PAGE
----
Caterpillar Prolegs

caterpillar showing true legscaterpillar showing true legs and prolegs

Although caterpillars of different families have a different number of legs, they all have 3 pairs of true legs attached to the thorax, one pair attached to each thoracic segment. The true legs are segmented and often have a claw at the end. They are retained through pupation and transform into the legs of the adult during metamorphosis. The six true legs can be seen quite clearly in the first photo above.

Caterpillars have additional paired legs called prolegs, which are used for walking and attachment. They are cylindrical, unsegmented and each pair is attached to one abdominal segment (although not all abdominal segments bear them). Each proleg has crochets, or microscopic hooks, that act like suction cups to facilitate movement on, and attachment to, various surfaces such as leaves and branches. In the second photo above, the true legs and prolegs can be easily distinguished: the six true legs are small and positioned close to the head while the prolegs are large and are used to cling to the branch.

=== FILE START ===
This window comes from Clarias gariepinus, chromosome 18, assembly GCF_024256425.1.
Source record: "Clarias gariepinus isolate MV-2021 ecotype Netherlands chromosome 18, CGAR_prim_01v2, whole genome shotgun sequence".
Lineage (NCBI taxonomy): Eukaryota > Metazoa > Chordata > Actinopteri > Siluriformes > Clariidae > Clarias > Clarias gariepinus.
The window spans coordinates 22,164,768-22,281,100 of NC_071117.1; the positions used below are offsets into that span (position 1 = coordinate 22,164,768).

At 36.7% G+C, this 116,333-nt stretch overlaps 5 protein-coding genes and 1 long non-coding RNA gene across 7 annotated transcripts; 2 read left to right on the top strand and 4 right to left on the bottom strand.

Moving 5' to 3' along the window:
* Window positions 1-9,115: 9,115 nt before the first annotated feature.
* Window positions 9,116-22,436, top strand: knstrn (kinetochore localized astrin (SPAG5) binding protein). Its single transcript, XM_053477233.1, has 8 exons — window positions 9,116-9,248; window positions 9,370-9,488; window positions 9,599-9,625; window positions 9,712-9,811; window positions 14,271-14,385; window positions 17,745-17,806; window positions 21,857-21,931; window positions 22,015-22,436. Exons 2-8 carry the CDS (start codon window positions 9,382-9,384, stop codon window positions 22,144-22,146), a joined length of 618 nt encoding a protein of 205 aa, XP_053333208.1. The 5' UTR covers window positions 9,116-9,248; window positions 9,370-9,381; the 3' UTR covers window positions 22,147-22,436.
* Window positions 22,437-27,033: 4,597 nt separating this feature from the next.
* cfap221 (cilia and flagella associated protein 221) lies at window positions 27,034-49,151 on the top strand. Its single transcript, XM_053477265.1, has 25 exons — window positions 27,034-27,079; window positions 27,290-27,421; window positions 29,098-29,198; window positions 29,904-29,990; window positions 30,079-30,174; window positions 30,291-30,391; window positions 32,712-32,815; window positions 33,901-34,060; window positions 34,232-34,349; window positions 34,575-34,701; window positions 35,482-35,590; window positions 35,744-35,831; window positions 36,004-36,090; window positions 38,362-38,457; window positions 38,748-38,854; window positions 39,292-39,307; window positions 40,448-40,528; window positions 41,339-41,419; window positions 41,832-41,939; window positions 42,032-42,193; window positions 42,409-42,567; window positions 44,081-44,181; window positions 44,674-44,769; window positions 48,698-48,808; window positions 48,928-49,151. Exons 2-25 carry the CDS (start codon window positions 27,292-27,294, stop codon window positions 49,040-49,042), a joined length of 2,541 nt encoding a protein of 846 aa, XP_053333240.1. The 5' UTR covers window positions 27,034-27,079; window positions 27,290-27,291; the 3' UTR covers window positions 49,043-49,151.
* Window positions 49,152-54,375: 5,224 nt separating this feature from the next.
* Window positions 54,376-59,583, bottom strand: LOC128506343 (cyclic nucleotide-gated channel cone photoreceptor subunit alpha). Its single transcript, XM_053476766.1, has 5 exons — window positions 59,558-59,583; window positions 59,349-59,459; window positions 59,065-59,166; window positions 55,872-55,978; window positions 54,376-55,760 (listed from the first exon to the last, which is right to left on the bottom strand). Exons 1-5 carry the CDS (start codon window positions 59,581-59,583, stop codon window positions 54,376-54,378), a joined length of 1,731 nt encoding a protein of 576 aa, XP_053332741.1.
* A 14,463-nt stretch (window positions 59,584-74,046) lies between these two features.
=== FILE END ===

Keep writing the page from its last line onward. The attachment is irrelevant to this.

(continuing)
During metamorphosis the prolegs disappear and the butterfly or moth emerges bearing only the six true legs.

Photos courtesy of Keith Power, Toowoomba, Qld.